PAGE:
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Blocked storage

We can further compress the dictionary by grouping terms in the string into of size $k$ and keeping a term pointer only for the first term of each block (Figure 5.5 ). We store the length of the term in the string as an additional byte at the beginning of the term. We thus eliminate $k-1$ term pointers, but need an additional $k$ bytes for storing the length of each term. For $k=4$, we save $(k-1) \times 3 = 9$ bytes for term pointers, but need an additional $k=4$ bytes for term lengths. So the total space requirements for the dictionary of Reuters-RCV1 are reduced by 5 bytes per four-term block, or a total of $400{,}000 \times 1/4 \times
5 = 0.5 \ \mbox{MB}$, bringing us down to 10.37.1 MB.

Figure 5.6: Search of the uncompressed dictionary (a) and a dictionary compressed by blocking with $k=4$ (b).
(a) &\\
& \begin{pspicture}(0,-4)(2,2.5)

By increasing the block size $k$, we get better compression. However, there is a tradeoff between compression and the speed of term lookup. For the eight-term dictionary in Figure 5.6 , steps in binary search are shown as double lines and steps in list search as simple lines. We search for terms in the uncompressed dictionary by binary search (a). In the compressed dictionary, we first locate the term's block by binary search and then its position within the list by linear search through the block (b). Searching the uncompressed dictionary in (a) takes on average $(0+1+2+3+2+1+2+2)/8 \approx 1.6$ steps, assuming each term is equally likely to come up in a query. For example, finding the two terms, aid and box, takes three and two steps, respectively. With blocks of size $k=4$ in (b), we need $(0+1+2+3+4+1+2+3)/8 =2$ steps on average, $\approx\!25\%$ more. For example, finding den takes one binary search step and two steps through the block. By increasing $k$, we can get the size of the compressed dictionary arbitrarily close to the minimum of $400{,}000 \times (4+4+1+\unicode{2 \times}{} 8) =
\unicode{10}{6.8} \ \mbox{MB}$, but term lookup becomes prohibitively slow for large values of $k$.

% latex2html id marker 6189
\p..., the first byte of
each entry encodes the number of characters.}

One source of redundancy in the dictionary we have not exploited yet is the fact that consecutive entries in an alphabetically sorted list share common prefixes. This observation leads to front coding (Figure 5.7 ). A common prefix is identified for a subsequence of the term list and then referred to with a special character. In the case of Reuters, front coding saves another 2.41.2 MB, as we found in an experiment.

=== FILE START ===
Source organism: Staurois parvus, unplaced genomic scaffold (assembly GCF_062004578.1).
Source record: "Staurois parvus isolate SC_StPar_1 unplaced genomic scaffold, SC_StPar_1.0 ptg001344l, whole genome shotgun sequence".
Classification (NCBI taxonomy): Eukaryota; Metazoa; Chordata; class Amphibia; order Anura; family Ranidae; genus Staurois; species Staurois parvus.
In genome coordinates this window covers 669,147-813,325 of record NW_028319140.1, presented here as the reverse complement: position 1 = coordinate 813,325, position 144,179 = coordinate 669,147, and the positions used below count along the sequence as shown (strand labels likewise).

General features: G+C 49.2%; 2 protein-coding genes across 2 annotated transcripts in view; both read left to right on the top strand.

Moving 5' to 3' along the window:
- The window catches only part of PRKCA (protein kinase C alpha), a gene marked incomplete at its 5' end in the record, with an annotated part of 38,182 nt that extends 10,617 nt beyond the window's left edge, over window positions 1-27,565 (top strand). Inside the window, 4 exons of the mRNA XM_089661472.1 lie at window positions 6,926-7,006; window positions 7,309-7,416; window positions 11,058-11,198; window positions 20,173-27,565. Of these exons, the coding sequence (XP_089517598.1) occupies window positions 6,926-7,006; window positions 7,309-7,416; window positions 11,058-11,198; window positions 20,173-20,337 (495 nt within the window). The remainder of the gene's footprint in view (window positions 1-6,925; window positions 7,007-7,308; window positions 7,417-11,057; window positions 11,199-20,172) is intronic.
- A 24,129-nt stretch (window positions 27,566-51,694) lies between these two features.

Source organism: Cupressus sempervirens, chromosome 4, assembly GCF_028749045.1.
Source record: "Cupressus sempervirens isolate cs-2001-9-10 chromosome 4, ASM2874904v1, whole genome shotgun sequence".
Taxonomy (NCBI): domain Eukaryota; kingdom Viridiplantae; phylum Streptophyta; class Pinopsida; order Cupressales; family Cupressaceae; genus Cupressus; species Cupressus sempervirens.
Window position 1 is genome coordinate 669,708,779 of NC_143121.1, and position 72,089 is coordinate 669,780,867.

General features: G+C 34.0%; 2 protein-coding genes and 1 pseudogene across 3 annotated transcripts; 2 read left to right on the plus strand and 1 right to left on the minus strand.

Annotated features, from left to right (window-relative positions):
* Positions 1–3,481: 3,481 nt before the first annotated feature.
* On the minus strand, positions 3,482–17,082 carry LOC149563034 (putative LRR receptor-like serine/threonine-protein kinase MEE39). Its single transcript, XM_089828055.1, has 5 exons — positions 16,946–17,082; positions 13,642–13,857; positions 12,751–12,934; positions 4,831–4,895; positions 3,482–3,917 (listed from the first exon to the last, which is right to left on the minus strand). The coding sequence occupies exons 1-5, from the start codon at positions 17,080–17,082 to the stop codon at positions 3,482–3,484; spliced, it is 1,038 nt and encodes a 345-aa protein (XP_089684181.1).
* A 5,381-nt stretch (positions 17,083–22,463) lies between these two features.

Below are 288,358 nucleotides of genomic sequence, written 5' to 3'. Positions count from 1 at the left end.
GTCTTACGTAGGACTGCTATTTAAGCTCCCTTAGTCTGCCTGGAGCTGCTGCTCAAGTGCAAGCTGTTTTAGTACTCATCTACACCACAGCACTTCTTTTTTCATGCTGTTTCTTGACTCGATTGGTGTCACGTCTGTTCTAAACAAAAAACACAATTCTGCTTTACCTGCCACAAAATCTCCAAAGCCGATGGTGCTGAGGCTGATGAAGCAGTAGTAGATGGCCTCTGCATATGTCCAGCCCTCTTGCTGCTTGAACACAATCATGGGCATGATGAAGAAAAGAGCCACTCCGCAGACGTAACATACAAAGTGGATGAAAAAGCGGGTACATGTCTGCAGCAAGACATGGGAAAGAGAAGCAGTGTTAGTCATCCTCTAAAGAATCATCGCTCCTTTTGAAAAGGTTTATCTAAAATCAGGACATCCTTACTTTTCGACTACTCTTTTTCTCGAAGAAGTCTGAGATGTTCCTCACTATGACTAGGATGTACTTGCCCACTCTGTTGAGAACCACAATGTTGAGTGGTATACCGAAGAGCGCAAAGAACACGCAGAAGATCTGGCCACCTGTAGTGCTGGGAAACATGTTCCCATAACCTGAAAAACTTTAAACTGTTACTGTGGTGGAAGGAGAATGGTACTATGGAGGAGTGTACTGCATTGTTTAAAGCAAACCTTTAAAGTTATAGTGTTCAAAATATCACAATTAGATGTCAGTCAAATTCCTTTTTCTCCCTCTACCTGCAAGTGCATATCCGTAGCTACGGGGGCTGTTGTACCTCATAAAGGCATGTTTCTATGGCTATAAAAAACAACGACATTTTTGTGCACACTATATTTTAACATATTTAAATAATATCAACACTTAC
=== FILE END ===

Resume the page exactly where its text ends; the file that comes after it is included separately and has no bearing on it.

Other schemes with even greater compression rely on minimal perfect hashing, that is, a hash function that maps $M$ terms onto $[1,\ldots,M]$ without collisions. However, we cannot adapt perfect hashes incrementally because each new term causes a collision and therefore requires the creation of a new perfect hash function. Therefore, they cannot be used in a dynamic environment.

Even with the best compression scheme, it may not be feasible to store the entire dictionary in main memory for very large text collections and for hardware with limited memory. If we have to partition the dictionary onto pages that are stored on disk, then we can index the first term of each page using a B-tree. For processing most queries, the search system has to go to disk anyway to fetch the postings. One additional seek for retrieving the term's dictionary page from disk is a significant, but tolerable increase in the time it takes to process a query.

Table 5.2: Dictionary compression for Reuters-RCV1.
 data structure size in MB  
 dictionary, fixed-width 19.211.2  
 dictionary, term pointers into string 10.8 7.6  
 $\sim$, with blocking, $k=4$ 10.3 7.1  
 $\sim$, with blocking & front coding 7.9 5.9  

Table 5.2 summarizes the compression achieved by the four dictionary data structures.


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Next: Postings file compression Up: Dictionary compression Previous: Dictionary as a string   Contents   Index
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